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LEGAL ISSUES

Inside Uber's Latest Taxi Launch

Armed with a new transportation bill that's still awaiting the mayor's signature, the sedan-hailing app now calls certain cabs in Washington, D.C. Here's how it happened.

Standing on the corner of Connecticut Avenue and K Street, right arm held high? That's so last year.

Uber, the San Francisco-based technology company behind the "classy-ride"-hailing application of the same name, launched UberTaxi on Monday in the Dictrict of Columbia. The debut comes after months of legal and political wrangling with local officials over its right to operate. Now Uber says it's legal for third-party companies to digitally dispatch not only luxury sedans, but also cabs, in Washington, D.C.

That's due in part to the city council's December 4 passage of a legislative framework that essentially allows Uber and other taxi- and sedan-hailing services to operate. Uber helped spur the creation of that bill, which Mayor Vincent Grey has yet to sign. (The John Hancock is something of a technicality, because in Washington, D.C., a bill with council approval automatically becomes law after 10 business days if the mayor has neither signed nor vetoed it.)

In a blog post, Uber CEO Travis Kalanick said the bill should be considered "a model for cities across the country who are looking at ways to update their transportation laws for the 21st century." 

He continued: "The law is pro-consumer and pro-innovation; it's pro-small-business, pro-driver, and progressive."

For a rider, UberTaxi will feel like a hybrid of Uber and, well, taking a cab. Taxi is now one option when opening up the Uber app--black car service remains the default. When a hailed taxi arrives, the driver starts her meter per usual, but the rider pays that fare--plus a $2 dispatch fee and a 20% gratuity--through the Uber app. 

Riders in the D.C. metropolitain area have been able to hail a sedan through Uber for more than a year. UberTaxi can only be used within in the district--not Virginia or Maryland--and supply is limited, for now. "Many taxis don't fit Uber standards, so we are curating our supply pretty carefully," an Uber blog post reads.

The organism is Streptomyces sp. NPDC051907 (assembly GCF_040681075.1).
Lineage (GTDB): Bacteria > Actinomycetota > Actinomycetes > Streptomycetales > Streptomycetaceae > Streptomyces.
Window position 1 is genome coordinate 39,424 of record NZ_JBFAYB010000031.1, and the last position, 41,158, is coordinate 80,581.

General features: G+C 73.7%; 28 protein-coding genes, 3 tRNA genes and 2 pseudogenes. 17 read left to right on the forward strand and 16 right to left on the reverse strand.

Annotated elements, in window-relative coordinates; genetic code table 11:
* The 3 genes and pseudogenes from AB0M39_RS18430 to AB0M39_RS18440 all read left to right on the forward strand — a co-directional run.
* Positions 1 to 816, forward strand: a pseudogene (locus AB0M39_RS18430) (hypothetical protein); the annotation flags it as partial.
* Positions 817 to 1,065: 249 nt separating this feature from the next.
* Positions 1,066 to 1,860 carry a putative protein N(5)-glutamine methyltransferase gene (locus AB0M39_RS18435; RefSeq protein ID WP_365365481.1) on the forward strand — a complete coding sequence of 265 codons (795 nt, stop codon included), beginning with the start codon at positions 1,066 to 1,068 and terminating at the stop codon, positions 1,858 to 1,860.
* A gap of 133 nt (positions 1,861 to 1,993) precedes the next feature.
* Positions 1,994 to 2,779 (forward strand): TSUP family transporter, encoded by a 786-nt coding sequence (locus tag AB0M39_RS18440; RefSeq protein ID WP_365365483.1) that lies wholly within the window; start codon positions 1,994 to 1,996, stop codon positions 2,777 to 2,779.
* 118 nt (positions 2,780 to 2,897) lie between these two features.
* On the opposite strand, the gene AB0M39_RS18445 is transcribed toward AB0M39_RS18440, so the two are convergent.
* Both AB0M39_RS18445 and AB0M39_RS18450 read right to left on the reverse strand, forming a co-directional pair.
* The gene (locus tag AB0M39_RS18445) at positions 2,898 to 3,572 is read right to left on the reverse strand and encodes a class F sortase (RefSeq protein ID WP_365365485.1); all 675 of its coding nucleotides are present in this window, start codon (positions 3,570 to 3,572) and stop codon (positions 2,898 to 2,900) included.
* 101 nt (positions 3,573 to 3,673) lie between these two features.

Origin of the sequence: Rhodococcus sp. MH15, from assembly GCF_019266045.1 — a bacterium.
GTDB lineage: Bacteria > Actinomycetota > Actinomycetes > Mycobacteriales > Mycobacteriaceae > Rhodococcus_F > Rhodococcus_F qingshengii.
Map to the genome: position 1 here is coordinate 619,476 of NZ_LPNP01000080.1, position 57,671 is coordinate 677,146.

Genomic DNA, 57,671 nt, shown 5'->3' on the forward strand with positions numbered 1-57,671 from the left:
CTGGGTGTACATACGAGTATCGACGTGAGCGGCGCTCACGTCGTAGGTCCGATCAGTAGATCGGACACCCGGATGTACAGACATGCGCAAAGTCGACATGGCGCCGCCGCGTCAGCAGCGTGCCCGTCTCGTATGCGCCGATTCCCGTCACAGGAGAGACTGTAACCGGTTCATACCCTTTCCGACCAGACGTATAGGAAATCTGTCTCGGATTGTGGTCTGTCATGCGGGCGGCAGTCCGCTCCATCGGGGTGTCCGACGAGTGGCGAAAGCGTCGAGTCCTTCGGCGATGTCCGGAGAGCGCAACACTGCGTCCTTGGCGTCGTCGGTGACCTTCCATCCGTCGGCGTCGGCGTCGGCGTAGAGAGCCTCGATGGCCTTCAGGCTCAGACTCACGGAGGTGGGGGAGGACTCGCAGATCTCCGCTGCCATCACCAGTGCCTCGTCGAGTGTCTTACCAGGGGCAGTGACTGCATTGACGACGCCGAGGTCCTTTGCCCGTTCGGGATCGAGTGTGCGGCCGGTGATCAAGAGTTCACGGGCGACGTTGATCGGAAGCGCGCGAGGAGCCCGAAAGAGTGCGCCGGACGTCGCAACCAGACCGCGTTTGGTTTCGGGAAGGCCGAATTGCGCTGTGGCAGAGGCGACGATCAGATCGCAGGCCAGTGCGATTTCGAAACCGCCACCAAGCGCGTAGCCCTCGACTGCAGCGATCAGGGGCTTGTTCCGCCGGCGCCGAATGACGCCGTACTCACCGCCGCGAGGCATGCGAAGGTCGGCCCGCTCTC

Uber's general manager in Washington, D.C., Rachel Holt, tells Inc.: "We have signed up hundreds of cabs, and will sign up as many as we can to meet demand." 

UberTaxi also operates in Boston, Chicago, San Francisco, and Toronto.

As old city regulations dictating frameworks for taxi and sedan hailing, pricing, and geography crumble around the country, plenty of companies are vying for roles in this new transit-dispatch space.

Washington, D.C., which had some of the most progressive taxi laws in the country, even before the new bill, is still a notoriously difficult place to find and hail a cab. So it's an interesting city for watching the competition (and there's plenty) play out. HitchRide already operates there, as does TaxiMagic and myTaxi. Hailo is planning to launch soon.

Holt says: "The launch of UberTaxi in Washington means more another reliable and convenient transportation option for thousands of Washingtonians and the millions of people who visit our nation's capital."

Next stop: New York City. Look for both Uber and Hailo to launch for New Yorkers in February.

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Last updated: Jan 14, 2013

CHRISTINE LAGORIO-CHAFKIN | Staff Writer | Senior Writer

Christine Lagorio-Chafkin is a writer, editor, and reporter whose work has appeared in The New York Times, The Washington Post, The San Francisco Chronicle, The Village Voice, and The Believer, among other publications. She is a senior writer at Inc.




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